We wish we could, by way of conclusion, produce here at length what will be, for very many readers of the book, its most interesting chapter-a wise as well as witty one on Spanish railways. It is an awful damper-enough to make Birmingham hiss despair-enough to add a yet more horrific shriek to the infernal gamut of the locomotive whistle. In this age of quackery we should look in vain for anything to match the scheme of railways for the Spanish Peninsula--the grand Madrid and Aviles junction by Valladolid and Leon!-the grand Madrid and Barcelona line by Zaragoza and Lerida!the grand Madrid and Alicante! the grand Madrid and Cadiz! the grand Madrid and Badajoz!-to be connected of course with the grand web of Portugal! But only look at the map. See the enormous distances-the vast desert plainsthe huge obstinate hard sierras intersecting the desolate illpeopled wildernesses. Consider the fewness and the poverty of the far-separated, withered, idle, tradeless towns-even the metropolis inferior in every resource to any second-rate English city: a venerable adage asserts that the angels have many a tusslé among themselves for a place in the celestial balcony that commands the best view of Madrid-but the capital of Spain is not larger than Edinburgh, and there is more wealth and business in one street of Liverpool. Consider the lazy, loitering, do-nothing character of the lounging nation-abstemious in every thing but cigars and love-the Asiatic fixture of the West. Consider that for what little traffic there is, never as yet have decent roads been provided. Consider that the existing traffic has, from immemorial time, been in the hands and the sole support of the most energetic body of men in Spain-that railways, if successfully established by force of English gold, must be ruin to the muleConsider the resistance of these sturdy myriads and their innumerable allies-their revenge-how easily they will impede, how instantaneously they will destroy. Consider finally the fate

teer.

of

of Spanish Bonds. We have no doubt that many of our readers are overburdened with money-their case is hard-they have our imaginative sympathy-no doubt they must endeavour to get some means of relief-but we venture to suggest that a chainbridge from Dover to Calais, or a tunnel between Portpatrick and Donaghadee, would be a more judicious plan on the whole than the Spanish rail. Meanwhile be contented in all the really interesting parts of Spain with your horse or your mule, and if this Hand-book finds you at Madrid, take Mr. Ford's advice→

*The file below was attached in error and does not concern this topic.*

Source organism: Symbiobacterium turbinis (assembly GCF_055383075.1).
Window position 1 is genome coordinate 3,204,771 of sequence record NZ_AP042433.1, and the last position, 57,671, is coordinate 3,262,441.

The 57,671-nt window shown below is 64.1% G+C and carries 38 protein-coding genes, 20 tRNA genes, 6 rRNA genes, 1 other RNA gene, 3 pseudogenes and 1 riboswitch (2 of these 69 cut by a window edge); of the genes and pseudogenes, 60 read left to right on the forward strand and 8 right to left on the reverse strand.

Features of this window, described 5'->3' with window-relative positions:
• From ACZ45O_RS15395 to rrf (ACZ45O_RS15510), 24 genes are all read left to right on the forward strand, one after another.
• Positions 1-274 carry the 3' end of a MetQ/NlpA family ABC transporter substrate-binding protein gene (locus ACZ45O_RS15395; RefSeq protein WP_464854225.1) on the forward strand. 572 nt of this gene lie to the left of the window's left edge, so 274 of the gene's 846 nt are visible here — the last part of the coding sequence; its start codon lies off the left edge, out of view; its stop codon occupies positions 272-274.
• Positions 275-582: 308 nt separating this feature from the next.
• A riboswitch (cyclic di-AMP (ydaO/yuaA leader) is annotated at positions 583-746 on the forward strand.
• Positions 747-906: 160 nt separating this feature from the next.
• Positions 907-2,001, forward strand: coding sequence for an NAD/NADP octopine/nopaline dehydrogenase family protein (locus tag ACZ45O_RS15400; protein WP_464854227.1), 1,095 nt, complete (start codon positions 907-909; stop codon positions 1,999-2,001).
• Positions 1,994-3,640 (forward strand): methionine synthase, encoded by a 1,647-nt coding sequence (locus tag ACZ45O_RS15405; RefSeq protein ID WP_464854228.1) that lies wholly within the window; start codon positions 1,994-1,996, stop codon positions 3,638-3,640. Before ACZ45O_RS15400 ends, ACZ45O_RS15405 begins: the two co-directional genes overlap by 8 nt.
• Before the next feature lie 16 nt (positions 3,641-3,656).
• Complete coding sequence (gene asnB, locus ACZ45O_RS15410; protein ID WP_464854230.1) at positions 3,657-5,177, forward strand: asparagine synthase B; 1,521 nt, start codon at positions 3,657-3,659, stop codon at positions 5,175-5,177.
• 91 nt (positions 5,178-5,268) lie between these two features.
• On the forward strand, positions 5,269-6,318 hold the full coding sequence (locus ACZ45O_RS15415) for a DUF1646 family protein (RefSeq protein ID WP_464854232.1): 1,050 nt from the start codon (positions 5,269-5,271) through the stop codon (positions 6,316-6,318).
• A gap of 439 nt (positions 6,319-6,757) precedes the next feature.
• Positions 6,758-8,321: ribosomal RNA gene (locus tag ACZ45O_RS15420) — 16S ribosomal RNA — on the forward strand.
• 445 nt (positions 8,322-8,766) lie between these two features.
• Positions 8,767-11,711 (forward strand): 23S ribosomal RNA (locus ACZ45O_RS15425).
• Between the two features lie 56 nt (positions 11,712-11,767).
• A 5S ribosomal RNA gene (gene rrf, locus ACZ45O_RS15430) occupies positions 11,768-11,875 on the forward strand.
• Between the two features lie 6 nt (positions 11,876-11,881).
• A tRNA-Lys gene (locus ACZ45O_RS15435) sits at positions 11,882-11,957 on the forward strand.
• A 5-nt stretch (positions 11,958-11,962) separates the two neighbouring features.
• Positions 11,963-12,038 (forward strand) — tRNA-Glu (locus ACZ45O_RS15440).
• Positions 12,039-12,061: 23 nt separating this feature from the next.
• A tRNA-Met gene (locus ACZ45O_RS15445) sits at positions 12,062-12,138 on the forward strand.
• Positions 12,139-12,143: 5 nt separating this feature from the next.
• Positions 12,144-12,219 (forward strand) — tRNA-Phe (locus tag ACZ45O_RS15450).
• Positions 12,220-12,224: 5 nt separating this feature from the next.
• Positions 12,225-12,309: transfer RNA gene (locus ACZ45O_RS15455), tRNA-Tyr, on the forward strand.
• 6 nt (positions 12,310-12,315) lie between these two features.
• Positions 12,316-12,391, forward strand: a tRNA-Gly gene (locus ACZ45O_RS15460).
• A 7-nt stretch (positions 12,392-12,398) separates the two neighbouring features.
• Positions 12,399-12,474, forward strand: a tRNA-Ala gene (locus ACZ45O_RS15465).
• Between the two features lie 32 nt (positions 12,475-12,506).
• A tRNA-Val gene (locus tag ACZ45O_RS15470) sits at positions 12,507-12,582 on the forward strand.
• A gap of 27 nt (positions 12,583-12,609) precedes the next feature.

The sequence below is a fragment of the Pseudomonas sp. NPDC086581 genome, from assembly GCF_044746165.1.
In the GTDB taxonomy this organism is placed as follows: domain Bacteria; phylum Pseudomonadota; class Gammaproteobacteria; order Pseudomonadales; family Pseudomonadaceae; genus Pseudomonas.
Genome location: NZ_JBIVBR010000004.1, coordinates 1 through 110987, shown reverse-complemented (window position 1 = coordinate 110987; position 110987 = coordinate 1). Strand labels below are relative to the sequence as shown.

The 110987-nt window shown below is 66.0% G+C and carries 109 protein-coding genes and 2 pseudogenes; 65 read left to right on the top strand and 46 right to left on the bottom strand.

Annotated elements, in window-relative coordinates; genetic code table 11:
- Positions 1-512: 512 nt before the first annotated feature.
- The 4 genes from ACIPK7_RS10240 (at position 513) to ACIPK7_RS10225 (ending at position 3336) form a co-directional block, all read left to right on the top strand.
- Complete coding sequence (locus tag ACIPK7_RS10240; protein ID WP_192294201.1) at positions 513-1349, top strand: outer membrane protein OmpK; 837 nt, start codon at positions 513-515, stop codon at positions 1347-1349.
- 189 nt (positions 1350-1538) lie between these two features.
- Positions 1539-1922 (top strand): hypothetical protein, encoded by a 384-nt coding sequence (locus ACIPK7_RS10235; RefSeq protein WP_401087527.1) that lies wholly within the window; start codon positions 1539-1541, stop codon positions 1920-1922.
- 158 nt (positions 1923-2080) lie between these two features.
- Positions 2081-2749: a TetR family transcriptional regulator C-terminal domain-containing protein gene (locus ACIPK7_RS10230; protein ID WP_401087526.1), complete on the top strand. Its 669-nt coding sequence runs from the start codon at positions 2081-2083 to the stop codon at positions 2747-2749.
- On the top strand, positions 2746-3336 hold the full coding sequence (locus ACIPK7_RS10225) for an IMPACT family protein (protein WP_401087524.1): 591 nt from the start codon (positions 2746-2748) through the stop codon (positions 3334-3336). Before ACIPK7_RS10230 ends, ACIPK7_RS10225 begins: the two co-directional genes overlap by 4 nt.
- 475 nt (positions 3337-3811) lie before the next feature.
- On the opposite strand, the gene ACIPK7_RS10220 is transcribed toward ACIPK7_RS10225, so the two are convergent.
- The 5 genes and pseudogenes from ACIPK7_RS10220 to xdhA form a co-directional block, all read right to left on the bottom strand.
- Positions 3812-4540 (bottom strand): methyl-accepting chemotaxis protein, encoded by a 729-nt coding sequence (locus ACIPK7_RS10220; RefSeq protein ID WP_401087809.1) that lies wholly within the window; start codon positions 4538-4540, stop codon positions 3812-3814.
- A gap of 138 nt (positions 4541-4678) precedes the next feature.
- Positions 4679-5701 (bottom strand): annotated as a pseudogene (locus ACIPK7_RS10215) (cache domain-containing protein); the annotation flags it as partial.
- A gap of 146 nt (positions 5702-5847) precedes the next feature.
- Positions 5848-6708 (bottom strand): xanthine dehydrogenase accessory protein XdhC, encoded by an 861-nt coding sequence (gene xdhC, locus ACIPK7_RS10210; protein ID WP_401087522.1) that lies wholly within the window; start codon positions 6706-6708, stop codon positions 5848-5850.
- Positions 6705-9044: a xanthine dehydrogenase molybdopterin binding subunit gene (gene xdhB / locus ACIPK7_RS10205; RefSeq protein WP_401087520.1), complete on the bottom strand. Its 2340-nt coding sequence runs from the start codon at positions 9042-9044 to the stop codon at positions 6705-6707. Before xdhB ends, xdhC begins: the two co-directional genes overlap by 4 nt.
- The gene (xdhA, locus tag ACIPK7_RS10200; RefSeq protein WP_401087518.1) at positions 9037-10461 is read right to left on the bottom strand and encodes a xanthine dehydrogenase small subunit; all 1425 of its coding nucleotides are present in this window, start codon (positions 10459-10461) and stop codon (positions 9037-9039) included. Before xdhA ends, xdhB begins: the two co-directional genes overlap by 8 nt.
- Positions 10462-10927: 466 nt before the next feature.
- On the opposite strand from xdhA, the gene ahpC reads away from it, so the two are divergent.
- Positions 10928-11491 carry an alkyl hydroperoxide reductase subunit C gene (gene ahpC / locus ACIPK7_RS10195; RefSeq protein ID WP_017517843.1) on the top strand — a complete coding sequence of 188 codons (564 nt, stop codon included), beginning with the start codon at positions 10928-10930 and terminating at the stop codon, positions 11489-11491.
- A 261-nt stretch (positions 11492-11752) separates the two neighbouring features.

'Hurry across the Castiles and central provinces by day and night in swift coaches, by extra post and mails, until the rails can convey you quicker; above all things beware of walking or riding journeys, especially in winter or summer: preferable even is the mud, wet, and cold of the former, to the calcining heats of the latter, which bake the mortal clay until it is more brittle than an olla, and more combustible than a cigar. Those "rayes," to use the words of old Howell, "that do but warm you in England, do half roast you here; those beams that irradiate onely, and gild your honey-suckled fields, do here scorch and parch the chinky gaping soyle, and put too many wrinkles upon the face of your common mother." Then, when the heavens and earth are on fire, and the sun drinks up rivers at one draught, when one burnt sienna tone pervades the tawny ground, and the green herb is shrivelled up into black gunpowder tea or souchong, and the rare pale ashy olive-trees are blanched into the livery of the desert-then, when the heat and harshness make even the salamander muleteers swear doubly as they toil along like demons in an ignited salitrose dust-then, indeed, will an Englishman discover that he is made of the same material, only drier, and learn to estimate water. But a good thirst is too serious an evil in Spain to be made, like an appetite, a matter of congratulation; for when all fluids evaporate, and the blood thickens into currant jelly, and the nerves tighten up into the catgut of an overstrung fiddle, getting attuned to the porcupinal irritability of the tension of the mind, how the parched soul sighs for the comfort of a Scotch mist, and fondly turns back to the uvula-relaxing damps of Devon;-then, in the Hagar-like thirst of the wilderness, every mummy hag rushing from a reed hut, with a porous cup of brackish water, is changed by the mirage into a Hebe, bearing the nectar of the immortals; then how one longs for the most wretched Venta, which heat and thirst convert into the Clarendon, since in it at least will be found water and shade, and an escape from the god of fire. Well may Spanish historians boast that his orb at the Creation first shone over Toledo, and never since has set on the dominions of the great king, who, as we are assured by Berni (Creacion, p. 82), "has the sun for his hat "—tiene al sol por su sombrero; but humbler mortals who are not grandees of this solar system, and to whom a coup de soleil is neither a joke nor a metaphor, should double up sheets of brown paper in the crown of their beavers-sic nos servavit Apollo-and oh! ye our fair readers who value complexion, take for heaven's sake a parasol.' M 2